ANN: AHRC-funded PhD British Museum/University of Brighton, UK: South Asian Donors to the British Museum

The Global and the National: South Asian Collectors at the British Museum

AHRC Collaborative Doctoral Partnership Studentship in collaboration with the British Museum and University of Brighton

CFP> "Tibetan Monastery Collections and Museums: Traditional Practices and Contemporary Issues"

We are delighted to announce our international workshop on "Tibetan Monastery Collections and Museums: Traditional Practices and Contemporary Issues", which will take place from 8th–10th November 2018 at SOAS, University of London. Please see the full description below for details.

TOC: Museum Worlds (Volume 5) - Ritual Repatriation/Engaging Anthropological Legacies

Dear Colleague,

This volume of Museum Worlds features two special sections, where “Ritual Repatriation” poses an examination of ritual meaning and form across repatriation processes and “Engaging Anthropological Legacies” provides new insight into redeploying ethnographic collections and formats toward more convivial and cosmo-optimistic futures.

Please visit the Berghahn website for more information about the journal: www.berghahnjournals.com/museum-worlds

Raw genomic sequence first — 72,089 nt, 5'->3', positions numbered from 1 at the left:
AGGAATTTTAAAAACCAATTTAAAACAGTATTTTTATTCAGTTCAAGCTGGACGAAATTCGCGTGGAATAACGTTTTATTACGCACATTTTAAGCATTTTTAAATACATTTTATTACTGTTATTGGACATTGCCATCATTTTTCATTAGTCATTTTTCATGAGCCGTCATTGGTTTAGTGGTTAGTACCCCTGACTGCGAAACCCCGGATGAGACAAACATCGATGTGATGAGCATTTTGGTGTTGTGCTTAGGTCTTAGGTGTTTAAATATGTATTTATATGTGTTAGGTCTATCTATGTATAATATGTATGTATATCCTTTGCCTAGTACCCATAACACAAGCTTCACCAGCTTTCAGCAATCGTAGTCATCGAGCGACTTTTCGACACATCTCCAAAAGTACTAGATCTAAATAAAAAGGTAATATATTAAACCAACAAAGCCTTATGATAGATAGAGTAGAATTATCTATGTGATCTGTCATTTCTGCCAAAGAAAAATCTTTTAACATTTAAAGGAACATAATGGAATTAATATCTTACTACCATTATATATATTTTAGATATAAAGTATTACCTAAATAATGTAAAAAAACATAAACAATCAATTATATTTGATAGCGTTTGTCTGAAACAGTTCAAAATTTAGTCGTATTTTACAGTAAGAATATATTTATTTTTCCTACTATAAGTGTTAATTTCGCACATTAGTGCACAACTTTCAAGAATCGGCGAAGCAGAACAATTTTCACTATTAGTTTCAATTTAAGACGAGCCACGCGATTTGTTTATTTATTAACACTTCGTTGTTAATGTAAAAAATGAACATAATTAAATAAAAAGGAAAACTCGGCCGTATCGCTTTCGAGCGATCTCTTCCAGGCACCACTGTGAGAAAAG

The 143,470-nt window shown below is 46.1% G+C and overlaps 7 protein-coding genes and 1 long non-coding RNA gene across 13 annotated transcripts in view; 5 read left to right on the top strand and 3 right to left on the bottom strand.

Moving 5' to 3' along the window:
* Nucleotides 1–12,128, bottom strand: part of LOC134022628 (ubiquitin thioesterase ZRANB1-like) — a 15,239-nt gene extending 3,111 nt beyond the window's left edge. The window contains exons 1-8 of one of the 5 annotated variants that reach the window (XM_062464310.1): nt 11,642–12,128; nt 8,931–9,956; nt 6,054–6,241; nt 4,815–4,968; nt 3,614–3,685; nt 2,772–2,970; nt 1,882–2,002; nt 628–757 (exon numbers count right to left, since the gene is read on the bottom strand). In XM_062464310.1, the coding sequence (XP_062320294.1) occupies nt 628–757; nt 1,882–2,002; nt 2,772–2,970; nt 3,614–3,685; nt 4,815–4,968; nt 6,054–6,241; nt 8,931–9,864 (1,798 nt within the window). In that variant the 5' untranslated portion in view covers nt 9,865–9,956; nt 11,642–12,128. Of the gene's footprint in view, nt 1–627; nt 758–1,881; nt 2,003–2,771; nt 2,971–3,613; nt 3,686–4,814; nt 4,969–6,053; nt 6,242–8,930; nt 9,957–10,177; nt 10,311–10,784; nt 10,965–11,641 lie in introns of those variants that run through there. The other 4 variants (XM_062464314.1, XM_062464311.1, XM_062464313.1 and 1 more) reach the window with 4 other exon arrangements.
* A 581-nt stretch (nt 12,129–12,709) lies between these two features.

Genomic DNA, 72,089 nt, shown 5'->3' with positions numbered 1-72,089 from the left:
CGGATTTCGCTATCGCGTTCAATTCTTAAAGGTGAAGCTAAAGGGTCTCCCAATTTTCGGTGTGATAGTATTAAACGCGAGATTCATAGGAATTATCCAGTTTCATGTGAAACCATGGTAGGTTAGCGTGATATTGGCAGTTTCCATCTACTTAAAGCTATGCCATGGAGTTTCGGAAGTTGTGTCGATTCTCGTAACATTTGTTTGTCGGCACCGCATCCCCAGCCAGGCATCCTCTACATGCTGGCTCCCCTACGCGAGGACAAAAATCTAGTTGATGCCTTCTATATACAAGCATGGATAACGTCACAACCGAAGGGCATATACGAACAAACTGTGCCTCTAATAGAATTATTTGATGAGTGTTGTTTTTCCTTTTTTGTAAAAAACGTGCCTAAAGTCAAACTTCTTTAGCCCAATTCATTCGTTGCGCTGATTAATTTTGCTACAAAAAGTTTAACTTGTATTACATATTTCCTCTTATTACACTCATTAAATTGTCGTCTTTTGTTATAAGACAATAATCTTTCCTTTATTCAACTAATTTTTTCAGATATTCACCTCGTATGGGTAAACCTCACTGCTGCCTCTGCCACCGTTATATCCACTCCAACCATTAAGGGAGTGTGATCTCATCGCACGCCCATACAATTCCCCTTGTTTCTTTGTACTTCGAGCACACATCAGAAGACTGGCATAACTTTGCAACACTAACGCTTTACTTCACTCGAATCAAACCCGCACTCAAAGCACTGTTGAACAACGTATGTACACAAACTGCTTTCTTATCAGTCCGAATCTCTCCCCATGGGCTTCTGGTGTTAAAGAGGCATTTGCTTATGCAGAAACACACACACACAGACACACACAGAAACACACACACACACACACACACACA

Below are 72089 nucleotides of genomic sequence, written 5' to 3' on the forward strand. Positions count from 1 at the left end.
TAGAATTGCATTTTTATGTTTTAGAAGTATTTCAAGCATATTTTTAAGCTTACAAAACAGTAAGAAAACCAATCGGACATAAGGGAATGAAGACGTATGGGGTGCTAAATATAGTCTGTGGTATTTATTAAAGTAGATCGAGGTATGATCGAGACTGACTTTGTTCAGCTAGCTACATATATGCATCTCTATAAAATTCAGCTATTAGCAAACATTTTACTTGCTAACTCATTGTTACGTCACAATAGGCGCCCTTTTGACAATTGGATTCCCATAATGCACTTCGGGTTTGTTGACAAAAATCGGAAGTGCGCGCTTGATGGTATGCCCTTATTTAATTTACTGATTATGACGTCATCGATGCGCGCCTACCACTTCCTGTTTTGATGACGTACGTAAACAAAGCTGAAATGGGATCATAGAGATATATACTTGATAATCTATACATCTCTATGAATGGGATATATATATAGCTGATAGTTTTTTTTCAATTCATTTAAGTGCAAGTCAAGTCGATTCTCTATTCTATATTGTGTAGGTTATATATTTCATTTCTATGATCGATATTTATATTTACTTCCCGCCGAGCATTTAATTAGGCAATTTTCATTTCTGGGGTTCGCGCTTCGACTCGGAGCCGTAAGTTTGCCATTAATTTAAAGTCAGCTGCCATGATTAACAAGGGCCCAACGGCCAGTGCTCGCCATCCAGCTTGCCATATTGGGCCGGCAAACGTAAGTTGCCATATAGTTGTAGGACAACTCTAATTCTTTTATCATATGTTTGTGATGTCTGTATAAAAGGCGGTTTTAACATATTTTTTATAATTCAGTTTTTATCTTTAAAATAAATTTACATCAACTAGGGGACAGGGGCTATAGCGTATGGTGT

Volume 5

Lecture - Dr. Mounia Chekhab-Abudaya, "Visualizing Pilgrimage: Images of Mecca and Medina in the Collections of the Museum of Islamic Art, Doha" (30 January, New York)

Visualizing Pilgrimage: Images of Mecca and Medina in the Collections of the Museum of Islamic Art, Doha 
Dr. Mounia Chekhab-Abudaya
Tuesday, January 30, 2018 
6:30 PM in the Lecture Hall
The Institute of Fine Arts
1 East 78th Street, New York 10075 

Panel Event - The Making of BBC2's Quacks at the Royal College of Physicians, 15 December

Dear Hist-Sci-Med-Tech Colleagues,

You are warmly invited to join the Royal College of Physicians for an evening of conversation with the maker's of BBC2's hilarious show Quacks on 15 December.

Meet the team behind BBC TV's hit series 'Quacks' over mince pies and mulled wine to discover how they brought the gruesome realities of Dickensian medicine to the screen.

How do you make the history of Victorian medicine funny?

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